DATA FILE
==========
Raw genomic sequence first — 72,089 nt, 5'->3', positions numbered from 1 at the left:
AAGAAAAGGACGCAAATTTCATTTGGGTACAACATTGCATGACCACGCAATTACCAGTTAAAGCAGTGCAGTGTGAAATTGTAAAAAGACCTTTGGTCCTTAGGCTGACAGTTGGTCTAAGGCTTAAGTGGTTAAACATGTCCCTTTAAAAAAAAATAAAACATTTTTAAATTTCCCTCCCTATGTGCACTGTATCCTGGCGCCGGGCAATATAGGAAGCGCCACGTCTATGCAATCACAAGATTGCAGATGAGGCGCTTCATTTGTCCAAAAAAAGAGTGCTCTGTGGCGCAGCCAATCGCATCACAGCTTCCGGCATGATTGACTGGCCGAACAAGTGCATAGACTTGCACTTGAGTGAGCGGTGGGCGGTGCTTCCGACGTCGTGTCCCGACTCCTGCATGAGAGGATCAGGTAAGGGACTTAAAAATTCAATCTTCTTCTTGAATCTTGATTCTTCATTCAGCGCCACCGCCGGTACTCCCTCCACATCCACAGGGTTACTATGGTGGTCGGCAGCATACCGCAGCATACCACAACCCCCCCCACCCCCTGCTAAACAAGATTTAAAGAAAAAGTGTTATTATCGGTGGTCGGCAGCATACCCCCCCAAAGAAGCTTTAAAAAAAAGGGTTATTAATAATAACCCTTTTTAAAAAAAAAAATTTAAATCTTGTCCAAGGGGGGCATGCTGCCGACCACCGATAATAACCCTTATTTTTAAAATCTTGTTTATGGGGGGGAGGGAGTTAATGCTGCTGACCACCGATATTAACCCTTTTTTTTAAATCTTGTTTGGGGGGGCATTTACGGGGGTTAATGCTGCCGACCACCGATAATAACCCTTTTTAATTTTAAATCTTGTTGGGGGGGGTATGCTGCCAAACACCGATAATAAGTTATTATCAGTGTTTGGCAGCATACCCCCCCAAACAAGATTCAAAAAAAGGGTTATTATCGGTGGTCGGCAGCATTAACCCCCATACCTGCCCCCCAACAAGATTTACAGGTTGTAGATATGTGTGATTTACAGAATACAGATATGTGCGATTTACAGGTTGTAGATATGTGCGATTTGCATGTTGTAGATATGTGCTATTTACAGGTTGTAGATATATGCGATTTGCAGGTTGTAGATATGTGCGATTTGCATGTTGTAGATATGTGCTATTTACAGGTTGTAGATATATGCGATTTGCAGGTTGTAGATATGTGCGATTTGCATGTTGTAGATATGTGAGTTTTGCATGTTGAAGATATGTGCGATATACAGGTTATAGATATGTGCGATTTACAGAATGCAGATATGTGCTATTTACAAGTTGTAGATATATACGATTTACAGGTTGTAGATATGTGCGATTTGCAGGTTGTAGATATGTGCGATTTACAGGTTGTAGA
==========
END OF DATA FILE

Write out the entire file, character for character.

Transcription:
Raw genomic sequence first — 72,089 nt, 5'->3', positions numbered from 1 at the left:
AAGAAAAGGACGCAAATTTCATTTGGGTACAACATTGCATGACCACGCAATTACCAGTTAAAGCAGTGCAGTGTGAAATTGTAAAAAGACCTTTGGTCCTTAGGCTGACAGTTGGTCTAAGGCTTAAGTGGTTAAACATGTCCCTTTAAAAAAAAATAAAACATTTTTAAATTTCCCTCCCTATGTGCACTGTATCCTGGCGCCGGGCAATATAGGAAGCGCCACGTCTATGCAATCACAAGATTGCAGATGAGGCGCTTCATTTGTCCAAAAAAAGAGTGCTCTGTGGCGCAGCCAATCGCATCACAGCTTCCGGCATGATTGACTGGCCGAACAAGTGCATAGACTTGCACTTGAGTGAGCGGTGGGCGGTGCTTCCGACGTCGTGTCCCGACTCCTGCATGAGAGGATCAGGTAAGGGACTTAAAAATTCAATCTTCTTCTTGAATCTTGATTCTTCATTCAGCGCCACCGCCGGTACTCCCTCCACATCCACAGGGTTACTATGGTGGTCGGCAGCATACCGCAGCATACCACAACCCCCCCCACCCCCTGCTAAACAAGATTTAAAGAAAAAGTGTTATTATCGGTGGTCGGCAGCATACCCCCCCAAAGAAGCTTTAAAAAAAAGGGTTATTAATAATAACCCTTTTTAAAAAAAAAAATTTAAATCTTGTCCAAGGGGGGCATGCTGCCGACCACCGATAATAACCCTTATTTTTAAAATCTTGTTTATGGGGGGGAGGGAGTTAATGCTGCTGACCACCGATATTAACCCTTTTTTTTAAATCTTGTTTGGGGGGGCATTTACGGGGGTTAATGCTGCCGACCACCGATAATAACCCTTTTTAATTTTAAATCTTGTTGGGGGGGGTATGCTGCCAAACACCGATAATAAGTTATTATCAGTGTTTGGCAGCATACCCCCCCAAACAAGATTCAAAAAAAGGGTTATTATCGGTGGTCGGCAGCATTAACCCCCATACCTGCCCCCCAACAAGATTTACAGGTTGTAGATATGTGTGATTTACAGAATACAGATATGTGCGATTTACAGGTTGTAGATATGTGCGATTTGCATGTTGTAGATATGTGCTATTTACAGGTTGTAGATATATGCGATTTGCAGGTTGTAGATATGTGCGATTTGCATGTTGTAGATATGTGCTATTTACAGGTTGTAGATATATGCGATTTGCAGGTTGTAGATATGTGCGATTTGCATGTTGTAGATATGTGAGTTTTGCATGTTGAAGATATGTGCGATATACAGGTTATAGATATGTGCGATTTACAGAATGCAGATATGTGCTATTTACAAGTTGTAGATATATACGATTTACAGGTTGTAGATATGTGCGATTTGCAGGTTGTAGATATGTGCGATTTACAGGTTGTAGA